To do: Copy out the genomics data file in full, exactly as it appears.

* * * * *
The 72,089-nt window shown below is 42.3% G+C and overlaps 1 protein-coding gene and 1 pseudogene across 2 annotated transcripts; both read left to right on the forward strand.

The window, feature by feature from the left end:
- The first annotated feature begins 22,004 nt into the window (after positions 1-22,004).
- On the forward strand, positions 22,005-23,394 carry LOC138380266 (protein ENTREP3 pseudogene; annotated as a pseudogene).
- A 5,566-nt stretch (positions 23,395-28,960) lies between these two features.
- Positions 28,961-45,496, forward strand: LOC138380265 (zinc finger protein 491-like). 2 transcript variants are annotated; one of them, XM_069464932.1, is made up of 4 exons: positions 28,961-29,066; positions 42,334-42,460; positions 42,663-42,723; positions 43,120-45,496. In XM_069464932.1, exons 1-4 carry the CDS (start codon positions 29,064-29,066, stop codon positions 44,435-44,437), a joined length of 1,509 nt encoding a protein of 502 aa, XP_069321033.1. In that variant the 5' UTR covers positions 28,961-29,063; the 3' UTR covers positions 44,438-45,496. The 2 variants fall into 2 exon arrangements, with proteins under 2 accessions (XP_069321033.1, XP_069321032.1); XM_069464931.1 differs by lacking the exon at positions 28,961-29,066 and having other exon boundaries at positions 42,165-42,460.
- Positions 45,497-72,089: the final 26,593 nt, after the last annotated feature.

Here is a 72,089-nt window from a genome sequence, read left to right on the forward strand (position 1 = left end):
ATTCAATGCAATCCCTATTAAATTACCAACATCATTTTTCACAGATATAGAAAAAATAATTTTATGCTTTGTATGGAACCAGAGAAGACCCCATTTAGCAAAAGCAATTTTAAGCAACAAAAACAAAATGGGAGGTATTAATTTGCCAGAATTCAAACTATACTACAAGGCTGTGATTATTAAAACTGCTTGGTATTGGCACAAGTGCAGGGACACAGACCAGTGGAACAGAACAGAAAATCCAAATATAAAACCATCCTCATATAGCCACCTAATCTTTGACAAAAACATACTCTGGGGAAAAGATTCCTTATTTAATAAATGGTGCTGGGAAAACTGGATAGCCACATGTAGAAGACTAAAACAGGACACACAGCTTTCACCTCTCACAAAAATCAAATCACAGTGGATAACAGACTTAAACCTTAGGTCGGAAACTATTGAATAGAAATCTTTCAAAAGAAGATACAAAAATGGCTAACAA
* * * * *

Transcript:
The 72,089-nt window shown below is 42.3% G+C and overlaps 1 protein-coding gene and 1 pseudogene across 2 annotated transcripts; both read left to right on the forward strand.

The window, feature by feature from the left end:
- The first annotated feature begins 22,004 nt into the window (after positions 1-22,004).
- On the forward strand, positions 22,005-23,394 carry LOC138380266 (protein ENTREP3 pseudogene; annotated as a pseudogene).
- A 5,566-nt stretch (positions 23,395-28,960) lies between these two features.
- Positions 28,961-45,496, forward strand: LOC138380265 (zinc finger protein 491-like). 2 transcript variants are annotated; one of them, XM_069464932.1, is made up of 4 exons: positions 28,961-29,066; positions 42,334-42,460; positions 42,663-42,723; positions 43,120-45,496. In XM_069464932.1, exons 1-4 carry the CDS (start codon positions 29,064-29,066, stop codon positions 44,435-44,437), a joined length of 1,509 nt encoding a protein of 502 aa, XP_069321033.1. In that variant the 5' UTR covers positions 28,961-29,063; the 3' UTR covers positions 44,438-45,496. The 2 variants fall into 2 exon arrangements, with proteins under 2 accessions (XP_069321033.1, XP_069321032.1); XM_069464931.1 differs by lacking the exon at positions 28,961-29,066 and having other exon boundaries at positions 42,165-42,460.
- Positions 45,497-72,089: the final 26,593 nt, after the last annotated feature.

Here is a 72,089-nt window from a genome sequence, read left to right on the forward strand (position 1 = left end):
ATTCAATGCAATCCCTATTAAATTACCAACATCATTTTTCACAGATATAGAAAAAATAATTTTATGCTTTGTATGGAACCAGAGAAGACCCCATTTAGCAAAAGCAATTTTAAGCAACAAAAACAAAATGGGAGGTATTAATTTGCCAGAATTCAAACTATACTACAAGGCTGTGATTATTAAAACTGCTTGGTATTGGCACAAGTGCAGGGACACAGACCAGTGGAACAGAACAGAAAATCCAAATATAAAACCATCCTCATATAGCCACCTAATCTTTGACAAAAACATACTCTGGGGAAAAGATTCCTTATTTAATAAATGGTGCTGGGAAAACTGGATAGCCACATGTAGAAGACTAAAACAGGACACACAGCTTTCACCTCTCACAAAAATCAAATCACAGTGGATAACAGACTTAAACCTTAGGTCGGAAACTATTGAATAGAAATCTTTCAAAAGAAGATACAAAAATGGCTAACAA